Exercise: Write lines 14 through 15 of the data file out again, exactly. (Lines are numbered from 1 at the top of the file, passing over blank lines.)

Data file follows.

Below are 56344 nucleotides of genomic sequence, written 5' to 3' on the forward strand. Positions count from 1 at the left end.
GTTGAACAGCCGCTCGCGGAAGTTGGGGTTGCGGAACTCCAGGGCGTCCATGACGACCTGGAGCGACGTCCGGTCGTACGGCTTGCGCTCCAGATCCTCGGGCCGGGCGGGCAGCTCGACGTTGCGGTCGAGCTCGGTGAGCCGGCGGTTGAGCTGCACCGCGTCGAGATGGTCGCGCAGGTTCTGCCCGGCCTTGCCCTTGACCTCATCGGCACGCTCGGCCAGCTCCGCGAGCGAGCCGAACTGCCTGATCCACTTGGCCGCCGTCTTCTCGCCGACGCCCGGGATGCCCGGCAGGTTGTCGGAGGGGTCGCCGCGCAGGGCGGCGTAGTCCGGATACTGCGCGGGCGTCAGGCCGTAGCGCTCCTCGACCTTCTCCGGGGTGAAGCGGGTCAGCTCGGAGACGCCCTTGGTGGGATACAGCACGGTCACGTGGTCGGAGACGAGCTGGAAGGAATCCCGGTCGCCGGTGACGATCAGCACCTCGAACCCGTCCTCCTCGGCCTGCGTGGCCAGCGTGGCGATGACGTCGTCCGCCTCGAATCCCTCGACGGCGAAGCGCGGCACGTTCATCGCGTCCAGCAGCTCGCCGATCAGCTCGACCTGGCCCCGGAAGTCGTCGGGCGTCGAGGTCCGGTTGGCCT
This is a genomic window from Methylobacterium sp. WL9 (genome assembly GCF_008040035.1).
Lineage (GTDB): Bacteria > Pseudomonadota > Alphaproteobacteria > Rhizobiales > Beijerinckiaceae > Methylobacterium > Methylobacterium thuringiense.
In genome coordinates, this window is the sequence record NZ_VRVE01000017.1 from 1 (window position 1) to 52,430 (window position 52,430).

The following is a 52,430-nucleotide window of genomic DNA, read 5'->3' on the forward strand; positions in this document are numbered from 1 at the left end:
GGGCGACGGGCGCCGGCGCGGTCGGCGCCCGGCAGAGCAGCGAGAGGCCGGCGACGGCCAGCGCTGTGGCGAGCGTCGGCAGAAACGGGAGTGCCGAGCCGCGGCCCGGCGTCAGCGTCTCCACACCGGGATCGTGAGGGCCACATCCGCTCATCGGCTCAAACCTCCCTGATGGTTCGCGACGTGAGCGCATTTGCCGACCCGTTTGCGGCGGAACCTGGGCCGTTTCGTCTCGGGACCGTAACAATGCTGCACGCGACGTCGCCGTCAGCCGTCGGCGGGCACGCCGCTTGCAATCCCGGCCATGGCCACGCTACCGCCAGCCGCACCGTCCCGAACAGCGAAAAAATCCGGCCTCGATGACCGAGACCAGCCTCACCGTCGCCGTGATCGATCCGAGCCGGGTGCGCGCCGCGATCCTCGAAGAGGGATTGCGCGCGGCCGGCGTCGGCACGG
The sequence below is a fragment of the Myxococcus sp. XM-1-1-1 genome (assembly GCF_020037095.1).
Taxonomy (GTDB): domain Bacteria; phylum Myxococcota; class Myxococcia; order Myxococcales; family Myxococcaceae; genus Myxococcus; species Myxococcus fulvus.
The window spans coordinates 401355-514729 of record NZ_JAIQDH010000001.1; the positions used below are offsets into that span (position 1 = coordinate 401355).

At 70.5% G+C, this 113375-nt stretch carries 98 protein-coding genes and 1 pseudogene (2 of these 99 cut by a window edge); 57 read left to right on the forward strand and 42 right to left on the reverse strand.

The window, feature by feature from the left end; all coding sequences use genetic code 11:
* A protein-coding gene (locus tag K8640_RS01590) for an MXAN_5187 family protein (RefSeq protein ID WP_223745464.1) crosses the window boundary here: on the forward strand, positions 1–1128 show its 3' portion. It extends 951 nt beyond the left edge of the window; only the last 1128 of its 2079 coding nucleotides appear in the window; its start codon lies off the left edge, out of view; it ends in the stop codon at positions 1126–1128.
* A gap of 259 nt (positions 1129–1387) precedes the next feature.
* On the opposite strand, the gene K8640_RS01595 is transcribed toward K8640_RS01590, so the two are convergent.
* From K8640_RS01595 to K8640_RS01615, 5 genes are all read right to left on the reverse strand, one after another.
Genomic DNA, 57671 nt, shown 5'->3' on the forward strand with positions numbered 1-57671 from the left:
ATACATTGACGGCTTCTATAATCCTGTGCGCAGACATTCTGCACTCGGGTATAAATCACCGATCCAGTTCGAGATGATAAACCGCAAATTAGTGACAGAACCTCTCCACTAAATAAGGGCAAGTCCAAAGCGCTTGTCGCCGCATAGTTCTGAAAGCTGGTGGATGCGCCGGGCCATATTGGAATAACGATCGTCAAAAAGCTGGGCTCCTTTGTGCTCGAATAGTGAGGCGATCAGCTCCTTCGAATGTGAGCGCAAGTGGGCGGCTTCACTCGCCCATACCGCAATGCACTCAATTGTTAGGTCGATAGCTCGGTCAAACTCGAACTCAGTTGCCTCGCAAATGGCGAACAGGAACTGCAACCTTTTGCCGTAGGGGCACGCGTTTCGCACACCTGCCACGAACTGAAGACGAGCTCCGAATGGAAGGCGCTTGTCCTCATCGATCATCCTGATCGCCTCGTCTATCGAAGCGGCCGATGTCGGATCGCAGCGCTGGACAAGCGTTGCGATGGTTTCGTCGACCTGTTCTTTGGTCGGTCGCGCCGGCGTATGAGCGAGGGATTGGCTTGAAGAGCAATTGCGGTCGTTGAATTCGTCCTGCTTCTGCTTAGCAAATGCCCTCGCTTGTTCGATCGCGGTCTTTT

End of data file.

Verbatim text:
* A gap of 259 nt (positions 1129–1387) precedes the next feature.
* On the opposite strand, the gene K8640_RS01595 is transcribed toward K8640_RS01590, so the two are convergent.